Have you spent a lot of time in Jakarta?
No, I have not. The last time I was here, it was probably like two decades ago. But my mom is from Medan, so I have been coming here since I was a kid. I’m drawn to Indonesia.
You have a concept store in Shanghai as well, and now you are opening up in Jakarta. It seems you are expanding Surrender, is there any future plans to open more Surrender(s)?
Well, no plans for world domination, but we just want to do different thing. Our concept store in Shanghai is a bit different. It’s a more premium shop, which is suitable for China and at the same time different premium from what other people are doing there. So for different countries we take different approaches.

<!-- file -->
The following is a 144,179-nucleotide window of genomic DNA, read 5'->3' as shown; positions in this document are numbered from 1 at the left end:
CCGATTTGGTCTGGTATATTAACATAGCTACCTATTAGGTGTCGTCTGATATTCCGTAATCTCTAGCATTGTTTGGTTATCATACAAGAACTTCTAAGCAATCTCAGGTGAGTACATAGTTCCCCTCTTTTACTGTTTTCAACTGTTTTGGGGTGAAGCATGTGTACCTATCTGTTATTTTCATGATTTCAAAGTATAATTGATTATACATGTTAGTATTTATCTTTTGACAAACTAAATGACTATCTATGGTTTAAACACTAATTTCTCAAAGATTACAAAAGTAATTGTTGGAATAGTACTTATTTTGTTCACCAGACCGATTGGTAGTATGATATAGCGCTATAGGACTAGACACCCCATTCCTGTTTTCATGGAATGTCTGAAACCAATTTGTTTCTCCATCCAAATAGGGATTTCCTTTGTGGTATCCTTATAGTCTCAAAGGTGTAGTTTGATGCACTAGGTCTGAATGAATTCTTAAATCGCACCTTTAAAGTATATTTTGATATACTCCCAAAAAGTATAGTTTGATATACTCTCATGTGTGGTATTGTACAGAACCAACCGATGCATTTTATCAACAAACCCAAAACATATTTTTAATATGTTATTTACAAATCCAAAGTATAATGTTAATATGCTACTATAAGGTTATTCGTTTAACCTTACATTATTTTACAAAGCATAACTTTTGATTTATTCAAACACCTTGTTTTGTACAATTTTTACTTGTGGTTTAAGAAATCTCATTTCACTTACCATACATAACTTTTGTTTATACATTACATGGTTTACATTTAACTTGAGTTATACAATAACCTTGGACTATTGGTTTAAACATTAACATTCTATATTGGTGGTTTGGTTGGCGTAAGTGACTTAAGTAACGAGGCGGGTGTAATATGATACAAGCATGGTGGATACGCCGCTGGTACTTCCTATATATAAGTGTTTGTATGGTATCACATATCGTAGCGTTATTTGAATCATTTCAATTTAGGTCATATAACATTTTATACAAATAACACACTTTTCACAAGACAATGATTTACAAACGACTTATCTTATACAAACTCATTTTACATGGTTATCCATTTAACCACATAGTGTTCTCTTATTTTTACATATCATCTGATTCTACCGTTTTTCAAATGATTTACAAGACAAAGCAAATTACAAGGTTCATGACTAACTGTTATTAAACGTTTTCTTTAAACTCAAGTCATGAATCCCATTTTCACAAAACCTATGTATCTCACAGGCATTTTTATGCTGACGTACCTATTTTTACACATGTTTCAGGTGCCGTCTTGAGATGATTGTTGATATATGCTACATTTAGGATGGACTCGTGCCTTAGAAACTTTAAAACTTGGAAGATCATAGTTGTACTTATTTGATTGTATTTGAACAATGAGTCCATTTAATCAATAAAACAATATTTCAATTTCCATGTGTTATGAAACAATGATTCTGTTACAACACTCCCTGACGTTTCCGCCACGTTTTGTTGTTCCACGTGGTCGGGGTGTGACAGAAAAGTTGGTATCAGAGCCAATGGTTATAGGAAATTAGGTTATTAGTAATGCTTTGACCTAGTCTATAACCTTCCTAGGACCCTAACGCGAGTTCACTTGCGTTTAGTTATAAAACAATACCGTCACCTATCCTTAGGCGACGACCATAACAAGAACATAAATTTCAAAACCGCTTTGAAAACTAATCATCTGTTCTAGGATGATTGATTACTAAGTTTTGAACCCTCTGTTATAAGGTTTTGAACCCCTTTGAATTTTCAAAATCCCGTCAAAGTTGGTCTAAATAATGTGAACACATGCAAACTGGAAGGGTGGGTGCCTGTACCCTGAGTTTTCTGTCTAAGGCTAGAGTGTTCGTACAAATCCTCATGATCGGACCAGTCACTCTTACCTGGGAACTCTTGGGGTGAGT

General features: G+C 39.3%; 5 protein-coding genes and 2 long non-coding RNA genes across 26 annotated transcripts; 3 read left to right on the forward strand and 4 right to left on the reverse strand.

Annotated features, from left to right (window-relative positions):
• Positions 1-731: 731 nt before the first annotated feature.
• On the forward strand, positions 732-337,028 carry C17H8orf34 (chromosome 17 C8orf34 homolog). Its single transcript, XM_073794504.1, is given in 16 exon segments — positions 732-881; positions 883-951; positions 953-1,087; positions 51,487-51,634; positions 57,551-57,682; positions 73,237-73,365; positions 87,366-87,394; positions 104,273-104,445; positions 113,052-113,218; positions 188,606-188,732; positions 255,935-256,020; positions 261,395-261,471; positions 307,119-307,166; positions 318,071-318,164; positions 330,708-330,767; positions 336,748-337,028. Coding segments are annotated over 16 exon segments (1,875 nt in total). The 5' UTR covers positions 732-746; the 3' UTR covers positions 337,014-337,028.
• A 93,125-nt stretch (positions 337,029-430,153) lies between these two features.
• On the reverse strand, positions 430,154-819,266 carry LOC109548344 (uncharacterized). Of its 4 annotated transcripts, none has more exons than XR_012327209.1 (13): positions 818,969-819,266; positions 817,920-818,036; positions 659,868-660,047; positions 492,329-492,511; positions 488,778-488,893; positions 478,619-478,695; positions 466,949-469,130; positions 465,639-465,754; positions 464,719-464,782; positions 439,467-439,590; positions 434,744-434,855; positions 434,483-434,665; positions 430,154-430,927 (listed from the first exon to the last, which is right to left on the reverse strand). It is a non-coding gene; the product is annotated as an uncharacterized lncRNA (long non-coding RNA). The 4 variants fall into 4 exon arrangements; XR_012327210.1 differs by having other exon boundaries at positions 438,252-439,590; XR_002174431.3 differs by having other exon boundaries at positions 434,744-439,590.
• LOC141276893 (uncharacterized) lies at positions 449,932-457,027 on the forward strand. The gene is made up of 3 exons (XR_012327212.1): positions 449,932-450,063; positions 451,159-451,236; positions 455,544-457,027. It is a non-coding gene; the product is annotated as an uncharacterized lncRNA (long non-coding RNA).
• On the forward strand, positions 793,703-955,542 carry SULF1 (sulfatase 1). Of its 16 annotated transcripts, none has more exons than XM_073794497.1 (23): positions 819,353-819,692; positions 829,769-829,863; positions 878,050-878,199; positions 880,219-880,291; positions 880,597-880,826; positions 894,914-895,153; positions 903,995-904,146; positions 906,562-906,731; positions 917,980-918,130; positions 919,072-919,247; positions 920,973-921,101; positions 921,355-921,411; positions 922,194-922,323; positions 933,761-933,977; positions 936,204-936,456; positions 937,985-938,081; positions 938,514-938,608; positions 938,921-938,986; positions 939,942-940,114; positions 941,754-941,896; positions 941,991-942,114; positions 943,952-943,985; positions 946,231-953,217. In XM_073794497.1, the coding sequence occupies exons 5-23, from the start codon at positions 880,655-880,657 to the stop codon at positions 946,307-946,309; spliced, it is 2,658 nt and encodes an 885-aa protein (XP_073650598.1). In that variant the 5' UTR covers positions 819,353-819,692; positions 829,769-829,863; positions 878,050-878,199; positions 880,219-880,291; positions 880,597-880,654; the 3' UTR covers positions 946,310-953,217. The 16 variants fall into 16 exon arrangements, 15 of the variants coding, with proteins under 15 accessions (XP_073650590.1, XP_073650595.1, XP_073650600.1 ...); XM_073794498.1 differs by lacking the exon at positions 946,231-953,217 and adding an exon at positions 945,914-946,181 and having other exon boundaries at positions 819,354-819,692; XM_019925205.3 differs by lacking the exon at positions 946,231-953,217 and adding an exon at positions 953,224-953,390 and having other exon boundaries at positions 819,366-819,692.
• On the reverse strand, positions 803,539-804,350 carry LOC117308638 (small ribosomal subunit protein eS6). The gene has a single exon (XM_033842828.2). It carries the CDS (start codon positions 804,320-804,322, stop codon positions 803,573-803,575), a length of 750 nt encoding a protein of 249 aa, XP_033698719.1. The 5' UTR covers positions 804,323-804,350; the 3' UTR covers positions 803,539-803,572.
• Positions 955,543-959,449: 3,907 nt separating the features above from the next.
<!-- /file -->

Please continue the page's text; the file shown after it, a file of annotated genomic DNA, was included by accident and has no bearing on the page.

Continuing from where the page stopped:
But the core for us, our roots – as you may know, one of our founder is James Lavelle, and we come from a music background, so we always come back to something related to that, the culture, the music, and I think that’s the only way for us to grow.
Max [Whiteboard Journal’s Editor in Chief] was telling us that you are really into music as well, do you see any relationship between music and the stuff that you do in terms of Surrender? What kind of music do you listen to?
Yea definitely. Well, basically I listen to all kind of music, there’s no certain kind of music genre that we’re talking about. For instance, the shop sometimes we might play pop, but most of the times right now, because I’m really into jazz right now, the store just plays jazz and stuff.
Last one, did Surrender grow organically or did you have a concept at the beginning that you want to execute?